Explore the “Former Jewish Quarter” by Foot with Private Guide
- Jewish Cemetery: Weißensee Cemetery is a tribute to the people who died from exhaustion, starvation, disease or torture in Nazi Germany.
- Jewish High School: Founded in 1826, this school provides its Jewish students with field trips, cultural programming and study groups.
- Former Jewish Orphanage and Former Jewish Girl School: Encounter culture at listed building, Jewish Orphanage Berlin-Pankow, and at a school-turned gallery/restaurant.
- "New Synagogue": Constructed between 1859 and 1866, this synagogue was once the main place of worship for Berlin’s Jewish community.
- Otto-Weidt-Museum: Located at Hackesche Hoefe Courtyards, this museum shines a light on the ways Otto Weidt protected working Jews.
About This Berlin Tour
There was a time when the people of Berlin believed the Jewish Quarter was finished forever. During the National Socialist movement, any area located outside of this quarter was referred to as “Aryan”. Jewish culture was not tolerated by Adolf Hitler, who destroyed millions of lives during his time as the Nazi Party’s leader. Berlin’s Jewish Cemetery is a reflection of this.
Weissensee Cemetery is Europe’s second-largest cemetery for Jews. Approximately 115,000 graves are scattered around the land. Take a moment to remember the people who fought Nazism and the victims of concentration camps by inspecting two memorials at the cemetery’s entrance.
Some of these victims would have attended the Former Jewish Girl School. This school stopped being a place of education when the Nazi’s took power and now, it houses a “Royal Grill”, Museum the Kennedys and Camera Work gallery.
With its alluring dome-shaped structure and dazzling gold Star of David, the New Synagogue is a proud reminder of how the city’s Jewish Community lived on after the Holocaust. The landmark is a symbol for the German people of Jewish faith, much like Museum Blindenwerkstatt Otto Weidt. Blind and deaf Jews would make brushes and brooms inside Weidt’s workshop.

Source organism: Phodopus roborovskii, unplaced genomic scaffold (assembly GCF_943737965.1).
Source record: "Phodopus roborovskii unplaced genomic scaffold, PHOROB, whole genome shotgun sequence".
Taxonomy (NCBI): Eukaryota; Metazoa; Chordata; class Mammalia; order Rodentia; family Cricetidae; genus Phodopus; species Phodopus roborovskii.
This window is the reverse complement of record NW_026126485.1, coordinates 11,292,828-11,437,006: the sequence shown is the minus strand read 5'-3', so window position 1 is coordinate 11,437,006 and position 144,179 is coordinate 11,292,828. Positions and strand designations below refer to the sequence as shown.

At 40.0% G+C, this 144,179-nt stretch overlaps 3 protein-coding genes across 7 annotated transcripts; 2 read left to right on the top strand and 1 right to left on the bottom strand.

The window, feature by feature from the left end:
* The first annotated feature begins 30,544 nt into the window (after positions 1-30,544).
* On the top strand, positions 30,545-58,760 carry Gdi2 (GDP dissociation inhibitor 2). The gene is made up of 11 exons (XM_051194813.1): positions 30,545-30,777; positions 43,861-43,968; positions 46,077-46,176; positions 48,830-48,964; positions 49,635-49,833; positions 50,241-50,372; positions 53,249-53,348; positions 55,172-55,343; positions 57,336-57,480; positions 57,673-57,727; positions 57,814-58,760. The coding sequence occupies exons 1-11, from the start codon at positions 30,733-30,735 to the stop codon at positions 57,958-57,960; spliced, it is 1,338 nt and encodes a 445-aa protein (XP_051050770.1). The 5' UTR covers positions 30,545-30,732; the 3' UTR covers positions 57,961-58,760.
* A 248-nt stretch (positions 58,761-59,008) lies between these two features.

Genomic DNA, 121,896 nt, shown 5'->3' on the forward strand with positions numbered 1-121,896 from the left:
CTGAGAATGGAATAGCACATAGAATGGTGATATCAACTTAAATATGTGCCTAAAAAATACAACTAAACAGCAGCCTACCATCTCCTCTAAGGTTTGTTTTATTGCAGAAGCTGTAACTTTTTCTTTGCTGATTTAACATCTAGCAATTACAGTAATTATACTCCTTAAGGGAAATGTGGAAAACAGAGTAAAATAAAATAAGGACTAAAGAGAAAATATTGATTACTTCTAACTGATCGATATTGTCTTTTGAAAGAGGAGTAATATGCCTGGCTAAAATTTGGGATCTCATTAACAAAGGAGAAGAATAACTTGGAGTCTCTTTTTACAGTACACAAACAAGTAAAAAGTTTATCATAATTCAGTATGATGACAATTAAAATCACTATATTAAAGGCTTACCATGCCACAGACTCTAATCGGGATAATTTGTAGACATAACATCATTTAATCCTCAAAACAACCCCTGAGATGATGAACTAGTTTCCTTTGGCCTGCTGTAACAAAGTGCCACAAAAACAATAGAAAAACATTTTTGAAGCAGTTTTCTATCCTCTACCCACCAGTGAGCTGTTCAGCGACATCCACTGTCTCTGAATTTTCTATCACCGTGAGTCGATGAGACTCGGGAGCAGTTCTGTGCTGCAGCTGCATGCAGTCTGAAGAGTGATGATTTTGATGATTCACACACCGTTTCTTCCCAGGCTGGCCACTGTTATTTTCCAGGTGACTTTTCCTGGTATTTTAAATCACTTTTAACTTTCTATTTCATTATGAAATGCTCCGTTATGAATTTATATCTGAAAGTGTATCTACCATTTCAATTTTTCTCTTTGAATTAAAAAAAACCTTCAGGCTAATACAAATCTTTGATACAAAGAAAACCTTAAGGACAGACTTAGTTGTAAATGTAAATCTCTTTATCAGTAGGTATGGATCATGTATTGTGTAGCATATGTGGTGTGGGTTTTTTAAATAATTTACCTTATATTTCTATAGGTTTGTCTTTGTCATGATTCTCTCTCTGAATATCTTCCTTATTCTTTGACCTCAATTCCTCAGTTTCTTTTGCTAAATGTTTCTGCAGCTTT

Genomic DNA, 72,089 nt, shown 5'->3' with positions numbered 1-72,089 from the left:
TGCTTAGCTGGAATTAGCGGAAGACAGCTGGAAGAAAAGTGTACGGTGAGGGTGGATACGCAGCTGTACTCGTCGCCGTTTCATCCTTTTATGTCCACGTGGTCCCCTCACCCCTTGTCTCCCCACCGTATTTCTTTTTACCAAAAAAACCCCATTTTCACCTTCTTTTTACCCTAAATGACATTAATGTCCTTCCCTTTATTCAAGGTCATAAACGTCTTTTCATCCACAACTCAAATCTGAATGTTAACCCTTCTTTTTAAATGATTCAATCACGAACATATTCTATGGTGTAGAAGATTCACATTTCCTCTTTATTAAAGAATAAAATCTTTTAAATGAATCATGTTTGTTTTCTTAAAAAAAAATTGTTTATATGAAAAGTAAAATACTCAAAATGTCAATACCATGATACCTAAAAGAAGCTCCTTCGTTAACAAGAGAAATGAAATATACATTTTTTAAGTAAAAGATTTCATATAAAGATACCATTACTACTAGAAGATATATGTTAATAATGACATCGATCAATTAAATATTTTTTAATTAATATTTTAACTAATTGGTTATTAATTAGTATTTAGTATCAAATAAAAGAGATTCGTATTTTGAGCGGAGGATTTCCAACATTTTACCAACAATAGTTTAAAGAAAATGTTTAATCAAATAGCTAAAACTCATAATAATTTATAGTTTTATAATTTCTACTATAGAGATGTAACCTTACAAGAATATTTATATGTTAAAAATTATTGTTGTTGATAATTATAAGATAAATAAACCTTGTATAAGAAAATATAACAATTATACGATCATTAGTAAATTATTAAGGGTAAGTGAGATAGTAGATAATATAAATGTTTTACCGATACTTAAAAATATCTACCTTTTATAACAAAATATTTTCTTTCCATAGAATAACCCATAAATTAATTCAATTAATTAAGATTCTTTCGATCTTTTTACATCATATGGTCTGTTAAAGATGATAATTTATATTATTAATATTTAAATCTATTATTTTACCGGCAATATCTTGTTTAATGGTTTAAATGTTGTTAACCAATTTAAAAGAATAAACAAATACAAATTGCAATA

Today’s Jewish population in Germany
While it may be hard to believe, Germany’s Jewish community is expanding despite the fact the land saw a lot of bloodshed during the National Socialist movement. Since 1988 the country’s Jewish population has tripled, so much so that out of Europe’s Jewish communities, Germany boasts the fourth biggest! The 1990s saw explosive growth, because Jews from the former Soviet Union (FSU) emigrated at this time.
Please make your way in front of the S-Bahn Station Hackescher Markt near the East Entrance (near "AM to PM" Cocktail Bar/Coffee Shop) to meet our GoBe Representative.
Bring small coins for the bathroom. Take a light jacket or rain coat for the weather. Be aware that when it's windy, an umbrella might be risky!
Must walk for 2.5 hours during course of the tour at a leisurely pace. Expect long periods of standing. Tour is not wheelchair accessible but is suitable for those with limited mobility. Operator can provide mobile assistance with advance notification.
Private Tour, Cultural, Family Friendly, Walking Tour
Tour Participation Requirements
This experience is rated moderate. Full participation may require extended periods of walking over even and uneven surfaces, steep terrain and/or water activity in a slight current. There may be steps, inclines, cobblestone surfaces, and extended periods of standing. Participants with physical limitations should take this into account.
Suitable for all ages.
Non-refundable if canceled within 30 days of requested services.
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